Goldblatt, Magubane, Ruselo ‘ Schadeberg

Johannesburg Art Gallery, Standard Bank Gallery, Market Photo Workshop Johannesburg & MuseumAfrica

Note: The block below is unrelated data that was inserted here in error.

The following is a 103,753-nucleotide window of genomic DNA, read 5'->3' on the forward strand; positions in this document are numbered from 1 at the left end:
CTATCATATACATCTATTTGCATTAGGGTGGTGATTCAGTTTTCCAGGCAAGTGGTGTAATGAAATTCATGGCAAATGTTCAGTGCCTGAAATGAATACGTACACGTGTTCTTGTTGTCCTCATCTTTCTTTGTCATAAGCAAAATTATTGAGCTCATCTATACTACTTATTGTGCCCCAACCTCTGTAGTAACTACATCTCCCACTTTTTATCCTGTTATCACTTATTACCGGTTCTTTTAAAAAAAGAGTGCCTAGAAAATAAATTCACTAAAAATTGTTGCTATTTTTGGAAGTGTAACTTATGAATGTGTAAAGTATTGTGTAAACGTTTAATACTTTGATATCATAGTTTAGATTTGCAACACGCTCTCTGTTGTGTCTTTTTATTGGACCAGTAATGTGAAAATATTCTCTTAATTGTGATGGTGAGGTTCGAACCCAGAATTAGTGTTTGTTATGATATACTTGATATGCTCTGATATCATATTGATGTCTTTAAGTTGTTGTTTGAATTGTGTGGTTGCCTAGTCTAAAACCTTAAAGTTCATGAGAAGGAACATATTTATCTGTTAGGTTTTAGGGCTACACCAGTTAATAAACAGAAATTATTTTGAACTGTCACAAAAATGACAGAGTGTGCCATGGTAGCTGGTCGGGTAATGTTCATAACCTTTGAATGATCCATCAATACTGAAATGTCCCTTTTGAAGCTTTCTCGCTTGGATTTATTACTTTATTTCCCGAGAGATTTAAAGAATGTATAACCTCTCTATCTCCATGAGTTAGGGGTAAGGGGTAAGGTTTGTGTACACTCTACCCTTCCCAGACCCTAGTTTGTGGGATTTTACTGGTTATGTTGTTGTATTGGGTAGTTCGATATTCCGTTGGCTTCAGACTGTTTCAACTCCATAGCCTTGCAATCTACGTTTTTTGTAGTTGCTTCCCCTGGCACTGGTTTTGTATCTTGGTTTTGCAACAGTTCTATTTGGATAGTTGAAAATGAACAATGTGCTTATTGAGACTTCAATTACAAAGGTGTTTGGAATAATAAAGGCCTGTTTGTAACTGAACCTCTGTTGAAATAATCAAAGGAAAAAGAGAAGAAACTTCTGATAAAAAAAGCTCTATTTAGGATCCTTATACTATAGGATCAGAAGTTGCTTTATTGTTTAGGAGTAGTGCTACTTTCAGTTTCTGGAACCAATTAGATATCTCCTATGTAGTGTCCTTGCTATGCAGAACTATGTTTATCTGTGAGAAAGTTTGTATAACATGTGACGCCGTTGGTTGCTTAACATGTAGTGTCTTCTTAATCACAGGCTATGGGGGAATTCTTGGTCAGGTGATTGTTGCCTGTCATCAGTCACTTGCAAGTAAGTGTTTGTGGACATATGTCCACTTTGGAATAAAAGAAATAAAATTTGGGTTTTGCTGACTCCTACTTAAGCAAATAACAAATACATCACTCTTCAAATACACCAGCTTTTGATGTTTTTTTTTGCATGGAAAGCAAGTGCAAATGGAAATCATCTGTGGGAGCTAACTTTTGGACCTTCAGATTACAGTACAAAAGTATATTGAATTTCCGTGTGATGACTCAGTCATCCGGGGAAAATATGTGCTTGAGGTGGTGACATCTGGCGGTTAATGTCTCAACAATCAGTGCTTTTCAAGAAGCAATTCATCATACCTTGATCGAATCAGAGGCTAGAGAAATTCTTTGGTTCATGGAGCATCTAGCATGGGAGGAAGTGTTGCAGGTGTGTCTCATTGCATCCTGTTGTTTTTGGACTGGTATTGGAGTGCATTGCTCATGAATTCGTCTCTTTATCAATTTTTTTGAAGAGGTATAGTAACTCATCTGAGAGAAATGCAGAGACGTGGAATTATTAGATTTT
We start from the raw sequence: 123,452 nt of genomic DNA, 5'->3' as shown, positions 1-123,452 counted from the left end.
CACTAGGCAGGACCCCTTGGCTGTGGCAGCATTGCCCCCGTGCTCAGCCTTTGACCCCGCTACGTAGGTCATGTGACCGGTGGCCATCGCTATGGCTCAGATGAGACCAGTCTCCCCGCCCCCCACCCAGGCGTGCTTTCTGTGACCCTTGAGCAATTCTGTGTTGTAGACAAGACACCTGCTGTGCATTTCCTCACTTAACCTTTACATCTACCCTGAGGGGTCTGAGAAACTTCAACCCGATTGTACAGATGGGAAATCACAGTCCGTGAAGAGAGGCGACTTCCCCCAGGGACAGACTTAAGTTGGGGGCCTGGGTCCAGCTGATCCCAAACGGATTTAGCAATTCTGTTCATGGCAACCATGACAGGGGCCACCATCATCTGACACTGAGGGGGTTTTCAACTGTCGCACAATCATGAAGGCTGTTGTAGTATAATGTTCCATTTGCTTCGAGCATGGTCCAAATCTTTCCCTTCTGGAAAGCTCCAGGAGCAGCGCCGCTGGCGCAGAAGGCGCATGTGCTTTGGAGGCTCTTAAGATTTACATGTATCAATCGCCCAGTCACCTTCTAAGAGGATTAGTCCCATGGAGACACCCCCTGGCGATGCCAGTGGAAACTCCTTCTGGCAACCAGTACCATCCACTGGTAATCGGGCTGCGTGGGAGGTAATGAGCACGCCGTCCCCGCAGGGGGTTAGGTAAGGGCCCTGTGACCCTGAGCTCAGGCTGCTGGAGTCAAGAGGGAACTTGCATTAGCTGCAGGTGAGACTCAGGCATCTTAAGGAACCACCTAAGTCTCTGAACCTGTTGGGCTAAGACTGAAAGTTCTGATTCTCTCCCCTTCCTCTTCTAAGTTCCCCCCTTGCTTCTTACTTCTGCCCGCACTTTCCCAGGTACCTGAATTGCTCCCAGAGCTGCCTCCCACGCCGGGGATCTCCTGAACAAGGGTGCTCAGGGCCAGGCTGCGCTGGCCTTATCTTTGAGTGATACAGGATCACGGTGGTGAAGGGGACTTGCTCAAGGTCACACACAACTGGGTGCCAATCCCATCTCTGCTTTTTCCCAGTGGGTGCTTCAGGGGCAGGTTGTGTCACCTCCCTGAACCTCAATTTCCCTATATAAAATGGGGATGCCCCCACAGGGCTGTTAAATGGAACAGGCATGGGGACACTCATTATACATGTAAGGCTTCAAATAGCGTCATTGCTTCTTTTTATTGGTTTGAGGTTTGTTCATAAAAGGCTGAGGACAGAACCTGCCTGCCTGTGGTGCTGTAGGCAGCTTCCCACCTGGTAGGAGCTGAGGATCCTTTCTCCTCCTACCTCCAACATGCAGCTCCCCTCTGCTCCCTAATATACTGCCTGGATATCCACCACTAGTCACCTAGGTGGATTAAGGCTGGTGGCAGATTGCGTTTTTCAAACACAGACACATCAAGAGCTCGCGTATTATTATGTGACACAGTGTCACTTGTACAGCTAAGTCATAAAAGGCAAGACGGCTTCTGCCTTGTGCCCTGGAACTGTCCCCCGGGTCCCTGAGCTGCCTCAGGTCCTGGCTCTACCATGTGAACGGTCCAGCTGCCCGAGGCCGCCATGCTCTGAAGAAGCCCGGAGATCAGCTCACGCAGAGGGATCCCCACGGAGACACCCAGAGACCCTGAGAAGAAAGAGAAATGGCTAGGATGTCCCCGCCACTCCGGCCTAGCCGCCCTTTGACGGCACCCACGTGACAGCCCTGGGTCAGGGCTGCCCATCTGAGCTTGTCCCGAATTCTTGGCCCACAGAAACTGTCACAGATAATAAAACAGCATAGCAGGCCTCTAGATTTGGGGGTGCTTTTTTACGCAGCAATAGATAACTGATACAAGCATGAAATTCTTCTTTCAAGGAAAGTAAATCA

Omar Badsha, in the seminal collection, South Africa: The Cordoned Heart (1986), was unequivocal when he wrote that the “two photographers who have most influenced the post-1976 generation are Peter Magubane and David Goldblatt”. A few years later, Paul Weinberg, in his equally influential essay on South African photography, Apartheid: A Vigilant Witness, suggested that Magubane and Goldblatt, along with Jürgen Schadeberg “remain the pioneers of the early period whose influence on the photographic movement has been profound”.These statements were made close to 20 years ago, in a period of successive states of emergency, and when photography played a vital role in witnessing the atrocities of apartheid. Fast forward to the spring of this year, and photography appears to have come a long way, most notably in the most forward-thinking documentary work having moved home from the domain of editorial to the clear parameters of the gallery space.What better way to assess this journey and the current places of these three pioneers than in the fortuitous instance of Johannesburg hosting concurrent exhibitions by Goldblatt (David Goldblatt Fifty-One Years at Johannesburg Art Gallery), Magubane (Madiba: Man of Destiny at Standard Bank Gallery), and Schadeberg (Voices from the Land at Newtown’s MuseumAfrica). In the context of a discussion of the three men who have formed the backbone of South African documentary and reportage photography since the middle of the twentieth century, it seems opportune to introduce a younger photographer into the mix. Not only because Vathiswa Ruselo represents a new generation of black women photographers who is adding an important new voice to South African documentary photography, but also because her work seeks to archive the very period when Goldblatt, Magubane and Schadeberg where cutting their teeth in careers with cameras.Between the four exhibitions there are close to 1,000 photographs on display, making any nose poke into analysis of individual works seems futile at best. Instead I’d like to contextualize these exhibitions within the changing landscape of straight (including documentary and reportage) photography in South Africa.Goldblatt’s is the only conventional retrospective in the group. A project of the Museu d’Art Contemporani de Barcelona, and curated by Corinne Diserens and Okwui Enwezor, it forms part of what is hopefully a changing trend that is seeing more and more internationally produced exhibitions about South Africa and its visual culture actually making their way to our shores. Along with displays of Goldblatt’s many books and reproductions of his photographs in different magazines and journals (most notably his portraits for Leadership magazine), the bulk of the exhibition is constituted by more than 250 photographs taken between 1948 and 2002. The works are organised largely along the lines of their collation in Goldblatt’s various book works, with only “Transkei” not being derived from any major published works.While this retrospective strategy is conservative in its representation of Goldblatt’s oeuvre, what it does — quite correctly and importantly — is underline the critical role that publications have played in the evolution of his career. I can’t think of any other South African photographer who has so consistently published his photographs in book form. And in the way that Goldblatt has so carefully conceived of his publications, they have become collector’s pieces in their own rights. In 2000 I bought South Afrikaners Photographed for R1,200 from a dealer who recently sold another copy of the same book for R3,500.And not only has Goldblatt published his books over all these years, but he has also been taking photographs of the highest order. His photographs are technically superb but without fuss, sparse in their cut to a subject’s core, and joined in a material focus that sweetly cuts to the core of the production of social space in South Africa. His photographic style is clearly mirrored in the exhibition template: simple frames, muted walls and clear thematic divisions. Within this frame, the photographs alone are left to resonate their own power.Peter Magubane’s dramatic energy comes up much closer to his subjects than the paired down distance of Goldblatt’s documentaries. His various books, many records of Soweto in the 1970s, have an energy that suggests a style derived from years of experience in media such as the Rand Daily Mail and Time magazine, laying bare uncomfortable apartheid realities. His up close and personal way landed the photographer in detention for more than 500 days.Where the Goldblatt exhibition, in the form of the retrospective, is a biographical account of the output of a photographer, Magubane’s exhibition is a version of the biography of Nelson Mandela. Where Diserens and Enwezor’s conservative choice foregrounds the role of bookmaking in the evolution of Goldblatt’s working life, no such curatorial strategy is evident in Magubane’s exhibition, Madiba: Man of Destiny, which rambles in and out of the life of Nelson Mandela with no clear biographical direction.The organization of the photographs neither interrogates the notion of destiny nor acknowledges the politics of the iconisation of this figurehead of freedom. And where is Magubane’s authorial voice in this thinly wedded collation of life? The viewer is left with no sense of the context of Magubane’s record. When were these photographs taken? How were they circulated? There is no doubt that Magubane had the advantage of very private access to Mandela’s life after February 1990. But was he on assignment for a newspaper or magazine when he shot these photographs? Or was it a personal journey to articulate the history of a life? Without this framework, some of the selections and organization of material seems obscure, taking focus too far away from the intricacies of Mandela’s life.For the duration of Mandela’s 27-year incarceration he remained largely un-photographed. In an exhibition whose content is fundamentally photographic, this periodic lack of images presents an interesting curatorial dilemma that could have seen the evolution of a number of innovative biographical strategies, most notably around the void and silence. That speculative illustrations, based on photographs from the 1960s, had to be used to image Mandela when word of his release hit the media, is utterly lost on this exhibition. Instead the account of these interceding years becomes a knee jerk effort to fill the silence and, as a consequence, too much a sideshow retrospective of Magubane’s output.Against these shortcomings, one of the substantive strength of the exhibition is the manner in which the selected photographs foreground Mandela as a man on the move. The exhibition is peppered with images that create an overwhelming sense of a man whose long walk to freedom was only the first a number of walks, which have seen him tread and re-tread the globe since 1990. It is not the image of a static leader, rigid behind a podium or still like a mannequin flanked by other powerful mannequins (although there are these kinds of images in the exhibition), but rather one in which Magubane, true to style, imbues Mandela with the energy of human movement that crosses the real and imagined boundaries of political leadership. It is this abiding image of the man that has kept and turned the media’s attention on his current inability to walk with ease and comfort.I went to see Jürgen Schadeberg’s Voices from the Land with a strong image in my mind: the character of Schadeberg photographing farm conditions in the 1950s in Zola Maseko’s feature film, Drum (2004), as well as examples of the resulting photographs that were also shown in the film. It was a time when taking such images presented the photographer with real risk, when the images themselves were part of a dynamic and fast evolving tradition of straight photography, and when the publication of such images constituted a dramatic exposé.Back again on the subject after all these years, in an exhibition whose list of funders include Atlantic Philanthropies, Schadeberg is still working with journalists (he accompanied Henry Nxumalo for the original Drum story) to layer photographs about farm life with additional meaning. But this new account of rural life is now a thoroughly negotiated affair, replete with permissions for production and issue laden with bureaucracy (land claims, service delivery, etc.). What makes Schadeberg’s task especially difficult is that he is working with a thoroughly trodden topic in an exhibition space poorly suited to the display of photography.The introduction to the exhibition begins with a reference to the work of the Farm Security Administration, which funded and coordinated the photographic record of the plight of rural poor in the US in the 1930s. It is still a critical moment in the history of documentary photography, and one whose content remains utterly gripping even today. My local barometer for this particularly difficult kind of content is Paul Weinberg’s excellent book of photographs, Back to the Land (1996). His integration of a highly emotive subject with the particular emotional energy of his photographic mode makes for a document whose layers are always engaging.Applied to the subject at hand Schadeberg’s style seems tired at best. This record of the harsh realities of farm workers and the conditions of their rural life, that include fear, hunger, pain, despair, lack of job security, seeks to bring about positive change but achieves little more than a double act of subjugation. There are no shades of grey, as claimed in the exhibition introduction, but rather a predominance of stiff black-and-white portraits that only regiment the subject’s poverty. And the accompanying journalists’ texts, while fluid in style, are not properly integrated into the network of meaning generated by this photographic exhibition.Schadeberg’s is the one exhibition that draws on extensive development sector funding. It is worth noting this point because it speaks to the often-contested debate about the relationship between culture and developmental agendas. While donors such as Atlantic Philanthropies should be commended for engaging with one or anther cultural practice, it is difficult to laud their choice of example. Documentary has moved on in much more dramatic and imaginative ways, both in term of the production of images, and their display and circulation amongst different publics and interest groups, especially for Schadeberg’s work to be the precedent for the intersection of culture and development.Sponsorship, this time from AngloGold Ashanti, also gave Vathiswa Ruselo a break in the form of the Edward Ruiz Mentorship. Named in memory of Edward Ruiz, a US-born photojournalist who lived and died in South Africa, the year long mentorship affords promising South African photographers the opportunity to produce a substantial documentary essay under the guidance of an established photographer. Jo Ractliffe mentored Ruselo, who by day works as an apprentice for Schadeberg. Shown at the Market Photo Workshop’s new exhibition space on President Street, Ruselo’s body of work albums the lives of boxers who not only fought from the 1950s to 70s, but who are also still involved in one or another aspect of the sport.Ruselo grew up in the Eastern Cape, with boxing all around her. Like everywhere else in the world, it was perceived to be a ticket out of poverty. With this perspective in mind,Forgotten Heroes takes Ruselo into the lives of boxers who, often against seemingly insurmountable odds, have risen to the top of their game: Enoch “School Boy” Nhlapo, the only local boxer to have been unbeaten after 40 fights; Anthony “Blue Jaguar” Morodi, who held SA Junior Lightweight, Lightweight, Bantamweight titles; and Gerrie Debruyn, bronze medallist at the 1958 Empire Games.While the title of the exhibition and her “golden era” frame allude to a softly sentimental gaze, her composition of these lives in photographs couldn’t be more thoughtful and incisive. Yes, they are reminders of past and fading achievements, but Ruselo has managed to imbue her proud portraits, whether engaged or disengaged from the camera, with a clear sense of the ways in which they remember themselves. And it is the archive that variously layers and envelops the subjects, a wall of medals and ribbons, photographs of the boxers as young fighters, clumsily held winner’s belts, a large background poster of Muhammad Ali, pre-fight gowns and embellished blazers, that allow us to read subjectivity into these portraits.It is Ruselo’s sensitivity to this archive that allows her to overcome one of the vexing questions in the politics of photographing sporting heroes: fading and lost identities. It is the memorabilia that allows the boxers to hold on to their glories and it is Ruselo’s placement of this special category of memorabilia within the frame that allows the viewer to so seamlessly negotiate the depth of these portraits.Rory Bester is a doctoral fellow in the Constitution of Public Intellectual Life Research Project at Wits University, Johannesburg[